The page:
Bound by Sacrifice

Today's New York Times has a moving account of the ten aid workers murdered in Afghanistan:

Their devotion was perhaps most evident in what they gave up to carry out their mission: Dr. Thomas L. Grams, 51, left a thriving dental practice; Dr. Karen Woo, 36, walked away from a surgeons salary; Cheryl Beckett, 32, had no time for courtship or marriage. Most of all, the 10 medical workers massacred in northern Afghanistan last week six Americans, one German, one Briton and two Afghans sacrificed their own safety, in a calculated gamble that weighed the risk against the distribution of eyeglasses and toothbrushes, pain relief and prenatal care to remote villages they reached on foot.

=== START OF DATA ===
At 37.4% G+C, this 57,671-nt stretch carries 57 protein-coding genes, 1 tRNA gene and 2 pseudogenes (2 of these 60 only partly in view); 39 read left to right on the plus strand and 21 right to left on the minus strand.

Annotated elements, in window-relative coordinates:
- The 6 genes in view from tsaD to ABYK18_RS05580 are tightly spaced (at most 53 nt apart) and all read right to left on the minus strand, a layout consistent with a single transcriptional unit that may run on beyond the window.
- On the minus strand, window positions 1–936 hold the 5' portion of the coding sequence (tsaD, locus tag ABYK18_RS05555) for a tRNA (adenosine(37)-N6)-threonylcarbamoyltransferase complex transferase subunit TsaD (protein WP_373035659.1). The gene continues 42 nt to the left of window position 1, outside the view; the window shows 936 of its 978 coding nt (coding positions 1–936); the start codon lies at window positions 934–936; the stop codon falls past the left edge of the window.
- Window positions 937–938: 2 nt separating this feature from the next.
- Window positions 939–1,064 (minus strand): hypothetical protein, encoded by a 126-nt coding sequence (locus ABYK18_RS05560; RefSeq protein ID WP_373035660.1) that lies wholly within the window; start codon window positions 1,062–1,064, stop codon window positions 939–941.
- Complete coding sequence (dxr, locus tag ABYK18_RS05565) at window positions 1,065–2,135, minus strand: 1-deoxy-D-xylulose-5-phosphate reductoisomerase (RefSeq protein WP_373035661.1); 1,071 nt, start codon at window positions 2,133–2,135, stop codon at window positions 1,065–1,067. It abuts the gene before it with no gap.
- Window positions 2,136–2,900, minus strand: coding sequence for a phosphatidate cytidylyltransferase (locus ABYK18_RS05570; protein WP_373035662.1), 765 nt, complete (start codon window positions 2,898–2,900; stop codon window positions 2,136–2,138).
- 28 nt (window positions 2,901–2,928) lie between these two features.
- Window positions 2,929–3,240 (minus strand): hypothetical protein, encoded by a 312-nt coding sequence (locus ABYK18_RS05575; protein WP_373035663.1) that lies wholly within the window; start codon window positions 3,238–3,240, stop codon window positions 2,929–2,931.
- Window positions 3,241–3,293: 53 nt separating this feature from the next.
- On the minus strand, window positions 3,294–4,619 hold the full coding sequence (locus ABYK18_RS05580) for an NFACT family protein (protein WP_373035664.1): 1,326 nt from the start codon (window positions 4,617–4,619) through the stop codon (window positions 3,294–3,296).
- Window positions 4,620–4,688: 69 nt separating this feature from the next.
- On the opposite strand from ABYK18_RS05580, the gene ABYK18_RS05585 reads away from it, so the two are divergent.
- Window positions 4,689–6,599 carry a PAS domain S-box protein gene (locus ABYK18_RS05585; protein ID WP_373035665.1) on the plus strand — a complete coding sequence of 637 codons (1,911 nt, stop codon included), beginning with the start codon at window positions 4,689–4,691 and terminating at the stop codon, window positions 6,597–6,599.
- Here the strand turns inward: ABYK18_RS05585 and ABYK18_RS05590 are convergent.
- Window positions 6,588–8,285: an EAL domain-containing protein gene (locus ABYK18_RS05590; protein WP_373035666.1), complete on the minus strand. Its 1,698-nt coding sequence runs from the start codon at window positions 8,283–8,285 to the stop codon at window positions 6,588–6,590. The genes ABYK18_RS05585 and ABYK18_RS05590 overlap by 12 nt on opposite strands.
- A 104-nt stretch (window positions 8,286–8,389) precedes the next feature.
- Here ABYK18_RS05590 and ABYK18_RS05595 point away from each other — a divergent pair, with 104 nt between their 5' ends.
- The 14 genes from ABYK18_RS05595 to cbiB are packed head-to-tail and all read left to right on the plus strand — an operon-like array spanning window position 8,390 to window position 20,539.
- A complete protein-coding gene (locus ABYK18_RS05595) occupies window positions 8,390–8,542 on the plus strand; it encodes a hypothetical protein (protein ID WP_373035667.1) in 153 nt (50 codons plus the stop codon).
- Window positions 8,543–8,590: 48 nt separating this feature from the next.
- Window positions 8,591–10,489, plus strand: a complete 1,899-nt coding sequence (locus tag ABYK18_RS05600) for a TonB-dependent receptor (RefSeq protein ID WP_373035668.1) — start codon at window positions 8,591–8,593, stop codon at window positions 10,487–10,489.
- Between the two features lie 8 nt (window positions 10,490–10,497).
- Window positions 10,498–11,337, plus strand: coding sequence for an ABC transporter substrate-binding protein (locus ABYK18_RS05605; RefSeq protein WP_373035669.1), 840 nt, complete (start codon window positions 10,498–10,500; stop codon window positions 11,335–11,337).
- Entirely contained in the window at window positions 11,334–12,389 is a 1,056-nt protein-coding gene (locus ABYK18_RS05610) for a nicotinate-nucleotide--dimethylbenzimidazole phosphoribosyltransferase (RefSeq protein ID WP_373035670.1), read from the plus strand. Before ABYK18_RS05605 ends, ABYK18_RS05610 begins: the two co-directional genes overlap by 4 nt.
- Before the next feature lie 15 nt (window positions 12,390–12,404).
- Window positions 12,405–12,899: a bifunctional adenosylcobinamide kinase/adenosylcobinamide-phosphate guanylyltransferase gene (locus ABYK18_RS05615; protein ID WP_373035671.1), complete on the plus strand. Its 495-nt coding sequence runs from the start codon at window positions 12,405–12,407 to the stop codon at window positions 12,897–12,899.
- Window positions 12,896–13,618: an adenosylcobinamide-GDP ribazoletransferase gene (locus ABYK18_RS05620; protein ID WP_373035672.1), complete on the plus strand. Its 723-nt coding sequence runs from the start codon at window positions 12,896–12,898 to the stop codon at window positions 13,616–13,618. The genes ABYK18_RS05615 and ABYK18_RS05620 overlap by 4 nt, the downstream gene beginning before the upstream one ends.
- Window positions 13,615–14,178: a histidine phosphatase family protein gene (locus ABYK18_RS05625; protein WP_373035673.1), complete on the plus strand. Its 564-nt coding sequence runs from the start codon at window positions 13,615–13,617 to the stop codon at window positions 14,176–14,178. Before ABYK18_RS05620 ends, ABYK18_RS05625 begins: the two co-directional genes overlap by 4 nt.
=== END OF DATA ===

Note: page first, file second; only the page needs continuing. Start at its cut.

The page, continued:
The article concludes:

One of two Afghans killed, Ahmed Jawed, 24, a cook, had been excitedly considering what to do with the $20 a day in overtime he would earn on the trip. Mr. Jawed was the main breadwinner for his wife, three children and extended family, and was known in his neighborhood for the collection of 500 audiotapes he would break out for weddings or parties. The second Afghan victim, Mahram Ali, 51, supported two disabled sons on his salary of $150 a month.Mr. Jaweds brother Abdul Bagin said of the killers: They were infidels; not human, not Muslims. They killed my brother without any judgment, without any trial, without talking to him.Mr. Bagin saw the body in the morgue in Kabul and said there was a single bullet wound, which forensic personnel told him was fired at close range, through the heart.

The rest is here.

Robert P. Imbelli, a long-time Commonweal contributor, is a priest of the Archdiocese of New York. A book of essays in his honor, The Center Is Jesus Christ Himself, edited by Andrew Meszaros, was published this year by The Catholic University of America Press.

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